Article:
To follow, I had chopped Pig's Liver, formed into large bocconcini by wrapping them in lardo di colonato, and then fried. Other options included grilled rabbit, or duck breast - and the morsels of the latter which also ended up on my plate were tender and delicious, and much better than duck generally is in Italy.

And to finish, we'd brought a Sachertorte, made at home the previous day and only iced that morning (which is what happens when you discover midway through a Sunday afternoon in Italy that you've run out of sugar, and have to halt production until the shops open again at 8 am the following morning!). Transported with great care, and handed to the kitchen on arrival, along with a single birthday candle and enough cream to whip for the assembled throng. "Oh", somebody cried, as a large piece was placed before them, "this looks just like Sachertorte!". Which was something of a relief........

I hardly need add that we fell (intentionally) off the wagon for the course of the lunch, and enjoyed a very good local prosecco, from Terriciola, about ten minutes down the road.....

Back on the wagon now. Only three more weeks to go. You know, in the right frame of mind, tonic water with a dash of angostura bitters really isn't so awful.

Tonight's dinner:


Salmon and Lemon fishcakes, with Coriander sauce.

Fresh Mango, with Maraschino.

Monday 7 January 2008

Recipe: The Original Sachertorte...

Inspired by Joanna's reference to a disappointing version from Nigel Slater, I was prompted to do some research - both literary and practical......

Karl Schumacher and Eva Mayer-Bahl in "Das Grosse Buch der Osterreichischen Mehlspeisen" wail mightily about the thousands of variants on the Sachertorte that have found their way into the wild, most of which are complete nonsense and involve such things as almonds, marzipan, hazelnuts and orange rind. The version given below, they insist, is the correct recipe (translated from the German).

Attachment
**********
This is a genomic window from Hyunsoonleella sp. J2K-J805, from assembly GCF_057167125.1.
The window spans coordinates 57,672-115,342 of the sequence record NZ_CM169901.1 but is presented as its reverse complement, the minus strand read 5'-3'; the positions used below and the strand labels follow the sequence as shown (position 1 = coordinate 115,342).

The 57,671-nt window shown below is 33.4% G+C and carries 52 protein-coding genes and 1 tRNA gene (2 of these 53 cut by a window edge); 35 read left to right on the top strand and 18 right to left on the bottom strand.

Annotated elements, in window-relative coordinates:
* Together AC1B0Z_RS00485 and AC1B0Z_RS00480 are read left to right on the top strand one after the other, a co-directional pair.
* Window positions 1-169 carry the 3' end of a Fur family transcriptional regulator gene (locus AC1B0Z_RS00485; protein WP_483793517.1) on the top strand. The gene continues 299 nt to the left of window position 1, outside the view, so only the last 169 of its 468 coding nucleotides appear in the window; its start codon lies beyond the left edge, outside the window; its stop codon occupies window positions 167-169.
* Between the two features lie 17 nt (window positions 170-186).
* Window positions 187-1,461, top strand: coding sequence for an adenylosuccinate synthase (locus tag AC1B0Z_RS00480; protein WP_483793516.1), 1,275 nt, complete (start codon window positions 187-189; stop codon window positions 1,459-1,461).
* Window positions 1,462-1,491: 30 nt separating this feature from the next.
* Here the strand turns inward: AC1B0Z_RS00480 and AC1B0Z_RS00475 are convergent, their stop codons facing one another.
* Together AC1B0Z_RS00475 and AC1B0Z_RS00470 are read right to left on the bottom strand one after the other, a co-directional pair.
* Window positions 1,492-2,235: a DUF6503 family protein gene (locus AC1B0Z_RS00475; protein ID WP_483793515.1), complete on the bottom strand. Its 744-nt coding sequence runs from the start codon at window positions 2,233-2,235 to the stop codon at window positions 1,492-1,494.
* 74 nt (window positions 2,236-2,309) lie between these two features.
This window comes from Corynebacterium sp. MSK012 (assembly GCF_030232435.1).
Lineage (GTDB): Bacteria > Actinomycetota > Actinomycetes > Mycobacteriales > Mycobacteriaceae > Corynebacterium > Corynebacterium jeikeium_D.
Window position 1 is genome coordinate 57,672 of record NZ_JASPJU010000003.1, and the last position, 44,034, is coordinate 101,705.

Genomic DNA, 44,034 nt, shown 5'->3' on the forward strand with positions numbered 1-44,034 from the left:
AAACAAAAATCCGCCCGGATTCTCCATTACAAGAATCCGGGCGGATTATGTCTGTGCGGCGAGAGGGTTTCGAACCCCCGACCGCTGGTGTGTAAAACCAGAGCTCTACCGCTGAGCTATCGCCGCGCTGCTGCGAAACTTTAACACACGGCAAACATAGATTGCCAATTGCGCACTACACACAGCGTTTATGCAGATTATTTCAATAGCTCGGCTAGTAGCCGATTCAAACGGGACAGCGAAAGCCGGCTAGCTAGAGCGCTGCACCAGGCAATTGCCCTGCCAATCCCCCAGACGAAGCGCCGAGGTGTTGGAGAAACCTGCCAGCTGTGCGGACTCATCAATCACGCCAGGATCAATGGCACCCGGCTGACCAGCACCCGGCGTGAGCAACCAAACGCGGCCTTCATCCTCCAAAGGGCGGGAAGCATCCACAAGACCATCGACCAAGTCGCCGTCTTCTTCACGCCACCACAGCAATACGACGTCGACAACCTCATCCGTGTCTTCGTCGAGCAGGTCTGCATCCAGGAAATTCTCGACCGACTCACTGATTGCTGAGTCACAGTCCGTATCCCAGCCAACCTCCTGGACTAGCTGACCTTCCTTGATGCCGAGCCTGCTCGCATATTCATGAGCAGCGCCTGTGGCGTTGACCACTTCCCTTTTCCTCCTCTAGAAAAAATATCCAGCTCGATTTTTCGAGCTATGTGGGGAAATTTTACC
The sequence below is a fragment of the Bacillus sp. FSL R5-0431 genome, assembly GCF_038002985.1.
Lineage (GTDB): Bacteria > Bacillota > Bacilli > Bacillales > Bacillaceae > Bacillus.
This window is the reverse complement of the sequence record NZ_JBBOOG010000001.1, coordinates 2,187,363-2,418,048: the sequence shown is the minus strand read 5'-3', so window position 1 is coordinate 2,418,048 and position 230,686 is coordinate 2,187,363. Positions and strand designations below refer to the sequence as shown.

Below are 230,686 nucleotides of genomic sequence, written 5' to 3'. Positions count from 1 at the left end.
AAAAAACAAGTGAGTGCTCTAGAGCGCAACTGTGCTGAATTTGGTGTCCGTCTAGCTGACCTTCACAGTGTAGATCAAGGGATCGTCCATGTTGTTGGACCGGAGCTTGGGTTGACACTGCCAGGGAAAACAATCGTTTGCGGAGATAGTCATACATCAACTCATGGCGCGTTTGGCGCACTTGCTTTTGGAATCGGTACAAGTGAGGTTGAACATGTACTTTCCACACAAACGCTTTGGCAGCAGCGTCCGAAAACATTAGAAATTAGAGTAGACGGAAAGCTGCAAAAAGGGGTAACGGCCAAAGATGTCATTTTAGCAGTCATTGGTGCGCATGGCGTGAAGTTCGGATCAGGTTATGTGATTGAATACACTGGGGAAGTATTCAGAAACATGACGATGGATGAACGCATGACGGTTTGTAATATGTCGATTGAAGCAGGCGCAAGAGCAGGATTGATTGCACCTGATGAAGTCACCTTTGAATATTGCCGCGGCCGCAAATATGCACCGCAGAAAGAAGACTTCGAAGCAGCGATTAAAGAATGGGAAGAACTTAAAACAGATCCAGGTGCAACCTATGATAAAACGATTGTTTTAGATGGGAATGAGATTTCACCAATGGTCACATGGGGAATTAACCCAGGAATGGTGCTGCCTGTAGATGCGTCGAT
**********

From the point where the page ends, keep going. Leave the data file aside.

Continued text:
Real life is rarely simple, however: In Vienna, the Bakery Demel and the Hotel Sacher were locked for years in a bitter legal dispute as to who had the right to the recipe and whether or not it should have a layer of jam in the middle. One gets the feeling that there wasn't a lot to do in Vienna at the time. As in all really good silly disputes it ended in a draw. The Hotel Sacher won the right to call theirs "Original Sacher Torte" but Demel retained the right to make a cake called "Demel's Sacher Torte". Both are excellent but Demel's doesn't include the central layer of jam.

The recipe for the cake is simple, similar to making chocolate mousse. You can make the basic cake a day or two before you will need it. To get a perfectly flawless finish on the icing is a bit trickier, but worth the effort. Once you have the knack, you can ice a whole cake in a minute.

I. Making the Cake

Ingredients for a cake 24cm diameter by 5cm high: 130g Dark couverture chocolate (Felchlin, by preference, but otherwise as good as you can get); 130g Butter; 40g Icing sugar; 5g vanilla sugar; a pinch of salt; 6 eggs; 180g caster sugar;130g plain flour.